Voter Registration – Flaws and Remedies

The first phase of polling has come to an end. Times of India and other newspapers carried stories of voters being turned away from the polling booths though they had genuine photo identity cards. The people who could not vote are neither hard-core criminals in prison nor are they aliens from Mars. They are ordinary citizens of this country and yet they were denied their inalienable right to vote. The reason – their name did not figure in the voters list!

Wrong Diagnosis; Inadequate Treatment

The recent sting operations exposing sleaze of MPs certainly stirred the nation. These exposés pose a formidable challenge to the legitimacy of our political system. But the Government’s frenetic efforts to provide state funding for elections, is a classic prescription of placebos for a deep-rooted political malaise.  Public funding in itself, like placebos or vitamins, is harmless, even desirable. But this knee-jerk response does not address the underlying crisis. Two issues need elaboration.

Honesty and Survival in Politics

Now that some of the dust raised by the Supreme Court judgment on dissolution of Bihar Assembly has settled, the time has come for sober, non-partisan reflection. Clearly, the Court verdict is an indictment of the various institutions whose failure to protect democratic values has been palpable. The Court’s williness to bark and refusal to bite also expose the limitations of judicial review in a rapidly changing situation on matters which are intensely political.

Election Commission and Electoral Reforms

On July 30, the Election Commission (EC) sent several proposals for electoral reforms to the Prime Minister, Dr.Manmohan Singh. The EC sent a total of 22 proposals. It is important for all thinking citizens to be informed of these proposals, and to participate in the public debate on the subject.

Democracy and Voter Registration

The world’s largest democracy today is facing a peculiar problem. There is great uncertainty that has come to mark the timing of the elections in India. Everyone including the Election Commission is only talking in terms of probable dates of elections. This uncertainty is not due to the indecision on the part of the party leaders regarding the dissolution of legislatures. Rather, the uncertainty of the timing of elections is because no one in India exactly knows as to when we would have a complete updated electoral list of all the constituencies in the country.

Limit Contest to One Seat, or Make Them Pay

dir="ltr">Under the current law a candidate can contest from two constituencies, but has to vacate one of the seats within ten days - necessitating a by-election. The Election Commission’s (EC) proposal to bar a candidate from contesting in more than one constituency, or seek reimbursement of the expenditure for holding the by-election is perfectly reasonable and fair.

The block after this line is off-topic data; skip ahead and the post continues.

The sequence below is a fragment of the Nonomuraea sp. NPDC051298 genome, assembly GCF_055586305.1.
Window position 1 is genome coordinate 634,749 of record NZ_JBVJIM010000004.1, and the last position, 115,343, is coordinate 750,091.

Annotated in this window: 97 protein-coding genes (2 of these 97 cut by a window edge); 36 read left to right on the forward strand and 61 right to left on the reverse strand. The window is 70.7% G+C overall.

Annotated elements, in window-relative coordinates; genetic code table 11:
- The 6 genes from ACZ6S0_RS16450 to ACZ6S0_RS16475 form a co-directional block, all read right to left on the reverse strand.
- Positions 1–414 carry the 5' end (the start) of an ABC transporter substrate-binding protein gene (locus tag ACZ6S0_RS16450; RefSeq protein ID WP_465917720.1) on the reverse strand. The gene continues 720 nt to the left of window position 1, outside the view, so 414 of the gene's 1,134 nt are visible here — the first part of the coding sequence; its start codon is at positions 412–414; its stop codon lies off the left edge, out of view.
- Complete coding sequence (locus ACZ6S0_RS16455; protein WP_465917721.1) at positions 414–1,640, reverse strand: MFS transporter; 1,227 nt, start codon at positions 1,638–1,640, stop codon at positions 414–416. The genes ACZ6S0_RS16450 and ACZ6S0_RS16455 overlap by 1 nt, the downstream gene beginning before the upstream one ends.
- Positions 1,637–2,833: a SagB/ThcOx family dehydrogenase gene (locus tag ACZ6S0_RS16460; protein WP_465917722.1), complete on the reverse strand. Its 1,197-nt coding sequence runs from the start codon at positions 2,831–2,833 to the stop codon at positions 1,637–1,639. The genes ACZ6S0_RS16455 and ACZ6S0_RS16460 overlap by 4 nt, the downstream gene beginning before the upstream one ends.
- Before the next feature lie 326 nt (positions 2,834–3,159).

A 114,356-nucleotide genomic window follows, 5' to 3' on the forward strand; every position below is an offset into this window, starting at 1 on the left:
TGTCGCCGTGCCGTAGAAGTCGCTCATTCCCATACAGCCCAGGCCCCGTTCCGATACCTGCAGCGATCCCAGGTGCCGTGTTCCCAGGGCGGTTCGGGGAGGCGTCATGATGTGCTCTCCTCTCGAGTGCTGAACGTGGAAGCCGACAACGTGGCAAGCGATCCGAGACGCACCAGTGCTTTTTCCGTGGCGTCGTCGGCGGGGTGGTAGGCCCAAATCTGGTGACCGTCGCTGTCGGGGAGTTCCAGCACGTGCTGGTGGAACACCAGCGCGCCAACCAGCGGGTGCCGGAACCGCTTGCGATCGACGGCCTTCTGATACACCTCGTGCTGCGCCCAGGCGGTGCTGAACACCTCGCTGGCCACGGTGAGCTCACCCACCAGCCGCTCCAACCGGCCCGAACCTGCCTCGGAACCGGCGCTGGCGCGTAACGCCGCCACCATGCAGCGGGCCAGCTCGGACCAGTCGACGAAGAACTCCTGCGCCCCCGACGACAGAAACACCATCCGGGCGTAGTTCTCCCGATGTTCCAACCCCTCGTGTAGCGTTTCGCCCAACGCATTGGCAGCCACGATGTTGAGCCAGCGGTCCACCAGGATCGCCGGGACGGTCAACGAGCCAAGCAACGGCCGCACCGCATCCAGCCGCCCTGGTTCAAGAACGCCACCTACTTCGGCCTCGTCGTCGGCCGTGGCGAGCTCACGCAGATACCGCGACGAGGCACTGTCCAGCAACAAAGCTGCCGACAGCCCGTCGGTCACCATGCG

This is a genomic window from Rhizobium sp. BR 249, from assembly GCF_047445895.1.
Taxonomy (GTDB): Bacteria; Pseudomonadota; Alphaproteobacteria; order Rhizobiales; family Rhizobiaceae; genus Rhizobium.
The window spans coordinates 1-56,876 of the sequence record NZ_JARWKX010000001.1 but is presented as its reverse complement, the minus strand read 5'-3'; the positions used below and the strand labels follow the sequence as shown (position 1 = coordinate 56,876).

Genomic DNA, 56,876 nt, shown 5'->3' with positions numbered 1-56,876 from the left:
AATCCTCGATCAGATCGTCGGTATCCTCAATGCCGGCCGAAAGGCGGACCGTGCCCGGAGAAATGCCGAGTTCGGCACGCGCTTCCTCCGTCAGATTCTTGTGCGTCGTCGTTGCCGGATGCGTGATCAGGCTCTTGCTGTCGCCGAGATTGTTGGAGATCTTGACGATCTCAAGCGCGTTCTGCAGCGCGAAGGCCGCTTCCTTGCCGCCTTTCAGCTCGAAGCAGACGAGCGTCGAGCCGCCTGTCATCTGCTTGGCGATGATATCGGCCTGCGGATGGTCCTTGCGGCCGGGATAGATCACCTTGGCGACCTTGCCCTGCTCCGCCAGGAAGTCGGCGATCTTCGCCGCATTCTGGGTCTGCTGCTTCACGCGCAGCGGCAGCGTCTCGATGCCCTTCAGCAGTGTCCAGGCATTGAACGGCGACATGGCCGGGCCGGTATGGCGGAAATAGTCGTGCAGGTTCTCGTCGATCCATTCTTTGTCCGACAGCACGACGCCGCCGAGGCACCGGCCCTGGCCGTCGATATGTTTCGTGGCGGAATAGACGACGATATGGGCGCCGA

The merit of this proposal could be enhanced by not limiting it to only vacation of a seat upon being elected to two seats in the same House but extending it to occasions when:



Needed : Bold Reform, Not Legal Nitpicking


Political Rigidities and Promise of Change

dir="ltr">After days of agonizing suspense, high drama and emotions, a new Union Council of Ministers took office under Dr Manmohan Singh’s stewardship.  The sage decision of Mrs Sonia Gandhi to stand aside has enhanced her personal prestige, helped the Congress party claim the high moral ground and prevented potentially disastrous national strife and polarization.

Political ‘Entrepreneurs’ and Crisis of Legitimacy

dir="ltr">This is the first general election in which disclosure of financial details of all candidates, their spouses and dependents is mandatory, as a necessary part of the nomination. However, the media are regaling us with stories of absurd ‘disclosures’ by may candidates, concealing much more than they reveal, and making amusing reading in some cases. Why is this so?

Changing Players – Unchanging Rules of the Game

dir="ltr">With elections over in the four Hindi-speaking states, curtains have been drawn on one great media entertainment for the time being. The media have always treated our elections as a great game. The use of the expression “semifinal” is symbolic. But one thing is certain. There is no ‘semifinal’ or ‘final’ in a democracy. This is a continuing saga which will never attain finality, and history will never end.

Error | Foundation for Democratic Reforms


The website encountered an unexpected error. Please try again later.